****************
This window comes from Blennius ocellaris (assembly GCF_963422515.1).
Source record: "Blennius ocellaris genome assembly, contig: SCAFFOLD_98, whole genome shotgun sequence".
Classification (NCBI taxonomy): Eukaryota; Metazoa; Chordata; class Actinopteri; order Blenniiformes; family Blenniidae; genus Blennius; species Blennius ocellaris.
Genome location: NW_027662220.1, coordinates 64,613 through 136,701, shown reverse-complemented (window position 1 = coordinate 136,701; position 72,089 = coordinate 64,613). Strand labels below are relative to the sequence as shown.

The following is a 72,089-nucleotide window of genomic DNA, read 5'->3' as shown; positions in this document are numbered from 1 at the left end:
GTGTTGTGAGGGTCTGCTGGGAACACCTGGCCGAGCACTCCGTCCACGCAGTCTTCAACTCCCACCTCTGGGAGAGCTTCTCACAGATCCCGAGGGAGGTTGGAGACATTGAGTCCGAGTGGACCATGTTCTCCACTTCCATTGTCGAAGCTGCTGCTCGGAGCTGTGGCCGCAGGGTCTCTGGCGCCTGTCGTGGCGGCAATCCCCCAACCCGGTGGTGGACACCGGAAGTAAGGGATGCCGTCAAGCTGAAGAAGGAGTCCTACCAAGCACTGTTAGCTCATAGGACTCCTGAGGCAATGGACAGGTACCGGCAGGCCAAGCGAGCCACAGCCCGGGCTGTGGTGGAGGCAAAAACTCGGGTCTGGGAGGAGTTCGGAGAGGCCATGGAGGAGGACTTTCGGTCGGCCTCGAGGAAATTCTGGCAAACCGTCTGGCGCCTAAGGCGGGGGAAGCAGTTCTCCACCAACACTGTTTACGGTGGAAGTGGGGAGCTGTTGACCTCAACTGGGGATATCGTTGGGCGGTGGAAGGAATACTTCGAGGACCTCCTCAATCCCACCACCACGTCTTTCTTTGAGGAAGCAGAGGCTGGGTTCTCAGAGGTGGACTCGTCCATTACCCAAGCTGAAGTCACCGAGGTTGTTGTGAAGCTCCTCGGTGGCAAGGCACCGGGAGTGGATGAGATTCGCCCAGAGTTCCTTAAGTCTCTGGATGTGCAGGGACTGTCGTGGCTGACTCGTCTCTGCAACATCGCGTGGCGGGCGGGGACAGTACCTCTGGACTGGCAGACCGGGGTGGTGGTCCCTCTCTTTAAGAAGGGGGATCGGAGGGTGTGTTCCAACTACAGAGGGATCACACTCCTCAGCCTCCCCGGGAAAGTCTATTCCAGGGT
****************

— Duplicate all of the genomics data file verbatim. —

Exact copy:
This window comes from Blennius ocellaris (assembly GCF_963422515.1).
Source record: "Blennius ocellaris genome assembly, contig: SCAFFOLD_98, whole genome shotgun sequence".
Classification (NCBI taxonomy): Eukaryota; Metazoa; Chordata; class Actinopteri; order Blenniiformes; family Blenniidae; genus Blennius; species Blennius ocellaris.
Genome location: NW_027662220.1, coordinates 64,613 through 136,701, shown reverse-complemented (window position 1 = coordinate 136,701; position 72,089 = coordinate 64,613). Strand labels below are relative to the sequence as shown.

The following is a 72,089-nucleotide window of genomic DNA, read 5'->3' as shown; positions in this document are numbered from 1 at the left end:
GTGTTGTGAGGGTCTGCTGGGAACACCTGGCCGAGCACTCCGTCCACGCAGTCTTCAACTCCCACCTCTGGGAGAGCTTCTCACAGATCCCGAGGGAGGTTGGAGACATTGAGTCCGAGTGGACCATGTTCTCCACTTCCATTGTCGAAGCTGCTGCTCGGAGCTGTGGCCGCAGGGTCTCTGGCGCCTGTCGTGGCGGCAATCCCCCAACCCGGTGGTGGACACCGGAAGTAAGGGATGCCGTCAAGCTGAAGAAGGAGTCCTACCAAGCACTGTTAGCTCATAGGACTCCTGAGGCAATGGACAGGTACCGGCAGGCCAAGCGAGCCACAGCCCGGGCTGTGGTGGAGGCAAAAACTCGGGTCTGGGAGGAGTTCGGAGAGGCCATGGAGGAGGACTTTCGGTCGGCCTCGAGGAAATTCTGGCAAACCGTCTGGCGCCTAAGGCGGGGGAAGCAGTTCTCCACCAACACTGTTTACGGTGGAAGTGGGGAGCTGTTGACCTCAACTGGGGATATCGTTGGGCGGTGGAAGGAATACTTCGAGGACCTCCTCAATCCCACCACCACGTCTTTCTTTGAGGAAGCAGAGGCTGGGTTCTCAGAGGTGGACTCGTCCATTACCCAAGCTGAAGTCACCGAGGTTGTTGTGAAGCTCCTCGGTGGCAAGGCACCGGGAGTGGATGAGATTCGCCCAGAGTTCCTTAAGTCTCTGGATGTGCAGGGACTGTCGTGGCTGACTCGTCTCTGCAACATCGCGTGGCGGGCGGGGACAGTACCTCTGGACTGGCAGACCGGGGTGGTGGTCCCTCTCTTTAAGAAGGGGGATCGGAGGGTGTGTTCCAACTACAGAGGGATCACACTCCTCAGCCTCCCCGGGAAAGTCTATTCCAGGGT